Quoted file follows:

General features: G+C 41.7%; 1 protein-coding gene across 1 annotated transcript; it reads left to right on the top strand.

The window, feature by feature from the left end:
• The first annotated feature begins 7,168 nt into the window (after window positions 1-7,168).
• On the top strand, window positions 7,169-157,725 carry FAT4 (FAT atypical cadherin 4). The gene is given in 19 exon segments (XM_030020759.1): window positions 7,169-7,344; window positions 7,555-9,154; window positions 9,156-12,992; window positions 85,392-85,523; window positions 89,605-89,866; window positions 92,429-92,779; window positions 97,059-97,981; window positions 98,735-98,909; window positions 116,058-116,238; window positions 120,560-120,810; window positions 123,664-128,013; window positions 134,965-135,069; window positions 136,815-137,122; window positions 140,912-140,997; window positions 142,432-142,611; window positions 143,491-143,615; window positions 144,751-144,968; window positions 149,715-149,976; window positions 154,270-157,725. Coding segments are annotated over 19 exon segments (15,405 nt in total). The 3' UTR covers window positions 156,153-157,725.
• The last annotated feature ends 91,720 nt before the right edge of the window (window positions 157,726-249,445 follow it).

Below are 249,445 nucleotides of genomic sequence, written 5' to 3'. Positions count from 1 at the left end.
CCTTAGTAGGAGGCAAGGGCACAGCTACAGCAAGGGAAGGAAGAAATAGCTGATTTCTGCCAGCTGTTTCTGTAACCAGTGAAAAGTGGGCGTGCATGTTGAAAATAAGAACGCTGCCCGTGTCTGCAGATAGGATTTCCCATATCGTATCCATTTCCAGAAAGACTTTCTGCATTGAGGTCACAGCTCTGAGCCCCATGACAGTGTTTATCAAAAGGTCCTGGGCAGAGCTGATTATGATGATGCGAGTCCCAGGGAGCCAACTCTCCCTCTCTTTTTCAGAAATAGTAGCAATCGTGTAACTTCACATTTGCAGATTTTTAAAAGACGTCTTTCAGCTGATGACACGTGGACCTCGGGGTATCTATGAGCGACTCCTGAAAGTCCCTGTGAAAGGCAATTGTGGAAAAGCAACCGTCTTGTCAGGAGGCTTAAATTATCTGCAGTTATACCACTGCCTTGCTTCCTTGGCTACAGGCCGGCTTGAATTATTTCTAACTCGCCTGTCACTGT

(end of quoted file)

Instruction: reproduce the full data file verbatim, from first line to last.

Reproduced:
General features: G+C 41.7%; 1 protein-coding gene across 1 annotated transcript; it reads left to right on the top strand.

The window, feature by feature from the left end:
• The first annotated feature begins 7,168 nt into the window (after window positions 1-7,168).
• On the top strand, window positions 7,169-157,725 carry FAT4 (FAT atypical cadherin 4). The gene is given in 19 exon segments (XM_030020759.1): window positions 7,169-7,344; window positions 7,555-9,154; window positions 9,156-12,992; window positions 85,392-85,523; window positions 89,605-89,866; window positions 92,429-92,779; window positions 97,059-97,981; window positions 98,735-98,909; window positions 116,058-116,238; window positions 120,560-120,810; window positions 123,664-128,013; window positions 134,965-135,069; window positions 136,815-137,122; window positions 140,912-140,997; window positions 142,432-142,611; window positions 143,491-143,615; window positions 144,751-144,968; window positions 149,715-149,976; window positions 154,270-157,725. Coding segments are annotated over 19 exon segments (15,405 nt in total). The 3' UTR covers window positions 156,153-157,725.
• The last annotated feature ends 91,720 nt before the right edge of the window (window positions 157,726-249,445 follow it).

Below are 249,445 nucleotides of genomic sequence, written 5' to 3'. Positions count from 1 at the left end.
CCTTAGTAGGAGGCAAGGGCACAGCTACAGCAAGGGAAGGAAGAAATAGCTGATTTCTGCCAGCTGTTTCTGTAACCAGTGAAAAGTGGGCGTGCATGTTGAAAATAAGAACGCTGCCCGTGTCTGCAGATAGGATTTCCCATATCGTATCCATTTCCAGAAAGACTTTCTGCATTGAGGTCACAGCTCTGAGCCCCATGACAGTGTTTATCAAAAGGTCCTGGGCAGAGCTGATTATGATGATGCGAGTCCCAGGGAGCCAACTCTCCCTCTCTTTTTCAGAAATAGTAGCAATCGTGTAACTTCACATTTGCAGATTTTTAAAAGACGTCTTTCAGCTGATGACACGTGGACCTCGGGGTATCTATGAGCGACTCCTGAAAGTCCCTGTGAAAGGCAATTGTGGAAAAGCAACCGTCTTGTCAGGAGGCTTAAATTATCTGCAGTTATACCACTGCCTTGCTTCCTTGGCTACAGGCCGGCTTGAATTATTTCTAACTCGCCTGTCACTGT